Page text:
Fidel Castro: Dodging exploding seashells, poison pens and ex-lovers
The exploding cigar plot to assassinate Fidel Castro is well known - but what about the other reported 637 plots against his life?
The outlandish projects included exploding seashells, a poisoned diving suit and poison pills hidden in face cream, according to a former bodyguard who wrote a book on the subject and a TV documentary.
The CIA and US-based Cuban exiles spent nearly half a century conspiring to do away with a leader whose country had the same effect on the US as "the full moon has on werewolves", according to former US Havana diplomat Wayne Smith.
The Cuban leader himself once remarked: "If surviving assassination attempts were an Olympic event, I would win the gold medal."
However most of the ideas were never put into practice, former bodyguard Fabian Escalante said.
Documents released during the administration of President Bill Clinton showed that the CIA at one point began researching Caribbean molluscs.
The plan was to pack a particularly spectacular one full of explosives to attract Castro, a keen diver, and to detonate it when he picked it up.
Another scuba-related idea was to create a diving suit infected with fungus that would cause a debilitating disease. Both plans were dropped.
Decades earlier in 1975, the US Senate Church Commission revealed details of at least eight plots on Castro's life, using devices which, the commission report said, "strain the imagination".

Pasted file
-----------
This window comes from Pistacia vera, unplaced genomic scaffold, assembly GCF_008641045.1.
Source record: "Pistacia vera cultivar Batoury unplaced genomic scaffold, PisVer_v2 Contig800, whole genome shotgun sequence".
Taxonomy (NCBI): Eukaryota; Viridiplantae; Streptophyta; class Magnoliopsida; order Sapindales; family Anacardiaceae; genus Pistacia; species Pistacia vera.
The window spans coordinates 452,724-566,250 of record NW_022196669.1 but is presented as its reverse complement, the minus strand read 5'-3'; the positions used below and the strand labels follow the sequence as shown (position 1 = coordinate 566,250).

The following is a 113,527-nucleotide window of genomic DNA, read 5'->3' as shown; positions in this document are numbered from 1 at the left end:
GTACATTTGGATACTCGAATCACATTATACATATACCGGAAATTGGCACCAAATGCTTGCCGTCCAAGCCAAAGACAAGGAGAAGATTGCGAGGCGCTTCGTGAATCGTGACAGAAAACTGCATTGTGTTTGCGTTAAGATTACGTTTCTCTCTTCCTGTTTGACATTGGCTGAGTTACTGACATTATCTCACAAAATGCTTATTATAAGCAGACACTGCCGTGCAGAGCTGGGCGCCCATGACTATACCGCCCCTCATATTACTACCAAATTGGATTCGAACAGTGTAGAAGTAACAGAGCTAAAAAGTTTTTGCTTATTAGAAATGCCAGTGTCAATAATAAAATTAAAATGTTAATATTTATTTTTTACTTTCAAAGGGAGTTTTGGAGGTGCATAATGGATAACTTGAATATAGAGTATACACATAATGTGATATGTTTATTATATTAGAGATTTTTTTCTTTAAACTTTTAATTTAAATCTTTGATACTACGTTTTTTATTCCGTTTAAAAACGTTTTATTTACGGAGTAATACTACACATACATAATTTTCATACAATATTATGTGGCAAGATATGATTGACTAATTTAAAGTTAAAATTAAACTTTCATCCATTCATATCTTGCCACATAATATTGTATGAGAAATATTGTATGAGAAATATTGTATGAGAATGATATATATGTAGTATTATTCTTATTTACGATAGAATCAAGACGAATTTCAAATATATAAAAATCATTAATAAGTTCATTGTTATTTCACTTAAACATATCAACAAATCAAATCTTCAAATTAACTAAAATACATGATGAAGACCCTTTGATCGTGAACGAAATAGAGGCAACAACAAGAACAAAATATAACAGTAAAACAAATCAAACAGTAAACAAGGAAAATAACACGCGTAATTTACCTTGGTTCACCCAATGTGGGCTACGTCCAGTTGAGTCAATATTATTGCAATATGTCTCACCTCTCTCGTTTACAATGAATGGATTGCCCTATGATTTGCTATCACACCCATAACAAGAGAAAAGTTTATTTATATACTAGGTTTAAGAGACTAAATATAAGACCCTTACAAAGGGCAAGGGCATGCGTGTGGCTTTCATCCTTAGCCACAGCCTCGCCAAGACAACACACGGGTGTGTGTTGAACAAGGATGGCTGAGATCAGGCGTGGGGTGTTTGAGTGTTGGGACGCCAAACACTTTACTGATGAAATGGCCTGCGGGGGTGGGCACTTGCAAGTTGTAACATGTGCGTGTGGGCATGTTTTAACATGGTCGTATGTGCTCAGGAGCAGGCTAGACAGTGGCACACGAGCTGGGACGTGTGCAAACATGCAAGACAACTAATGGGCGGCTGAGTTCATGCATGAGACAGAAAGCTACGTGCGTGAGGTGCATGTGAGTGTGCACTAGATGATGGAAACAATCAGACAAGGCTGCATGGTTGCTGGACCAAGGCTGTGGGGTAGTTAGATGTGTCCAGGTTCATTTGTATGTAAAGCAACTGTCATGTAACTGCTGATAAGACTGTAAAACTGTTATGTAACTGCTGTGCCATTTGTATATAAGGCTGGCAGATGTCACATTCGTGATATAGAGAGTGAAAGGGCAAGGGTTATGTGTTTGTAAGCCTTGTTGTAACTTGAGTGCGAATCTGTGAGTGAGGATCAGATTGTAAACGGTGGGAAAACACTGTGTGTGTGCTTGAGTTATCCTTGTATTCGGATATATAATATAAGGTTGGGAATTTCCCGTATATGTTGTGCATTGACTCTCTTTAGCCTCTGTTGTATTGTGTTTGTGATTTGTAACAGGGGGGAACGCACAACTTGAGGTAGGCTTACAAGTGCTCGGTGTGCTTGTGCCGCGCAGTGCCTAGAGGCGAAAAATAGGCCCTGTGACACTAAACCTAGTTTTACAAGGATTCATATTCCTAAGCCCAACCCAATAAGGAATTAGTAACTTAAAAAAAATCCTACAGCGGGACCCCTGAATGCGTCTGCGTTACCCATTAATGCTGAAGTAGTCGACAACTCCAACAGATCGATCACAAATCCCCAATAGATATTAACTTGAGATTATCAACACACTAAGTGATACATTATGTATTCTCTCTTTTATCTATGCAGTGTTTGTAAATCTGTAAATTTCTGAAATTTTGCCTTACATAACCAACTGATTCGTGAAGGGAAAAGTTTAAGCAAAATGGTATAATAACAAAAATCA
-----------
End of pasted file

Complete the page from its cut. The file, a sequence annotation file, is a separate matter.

One plot using underworld figures twice progressed to the point of sending poison pills to Cuba and dispatching teams to "do the deed", it said.
At almost the exact moment that President Kennedy - who had authorised the failed Bay of Pigs invasion to overthrow Castro in 1961 - was assassinated, a CIA operative was apparently handing a poison pen equipped with a very fine needle to a Cuban agent.
The agent however was disappointed and asked for something "more sophisticated", the report said.
One of Castro's former lovers, Marita Lorenz, was also recruited. She was given poison pills to put in Castro's drink.
But Castro found out about the attempt and is said to have handed her his gun to use instead.
"You can't kill me. Nobody can kill me," he said, Ms Lorenz told the New York Daily News. "And he kind of smiled and chewed on his cigar. I felt deflated. He was so sure of me. He just grabbed me. We made love."
The most recent known attempt on Castro's life was in 2000, when a plan was hatched to put a large quantity of explosives under a podium he was due to speak on in Panama. The plot was foiled by Castro's security team.
Four men, including veteran Cuban exile and CIA agent Luis Posada, were jailed but later pardoned.
There were also plots to make Castro, also known as "The Beard", an object of ridicule rather than kill him.
One was to sprinkle thallium salt on Castro's shoes during an overseas trip in the hope that his famous beard would fall out. But it was foiled when Castro cancelled the visit.
Another involved spraying an aerosol of LSD close to him as he was about to make a TV broadcast in the hope that he would become hysterical on air.
Castro took myriad precautions to evade would-be assassins. But in 1979 as he flew to New York to address the UN he could not resist a bit of grandstanding.
Asked by journalists on the plane whether he wore a bulletproof vest, he pulled open his shirt and exposed his chest.
"I have a moral vest," he said.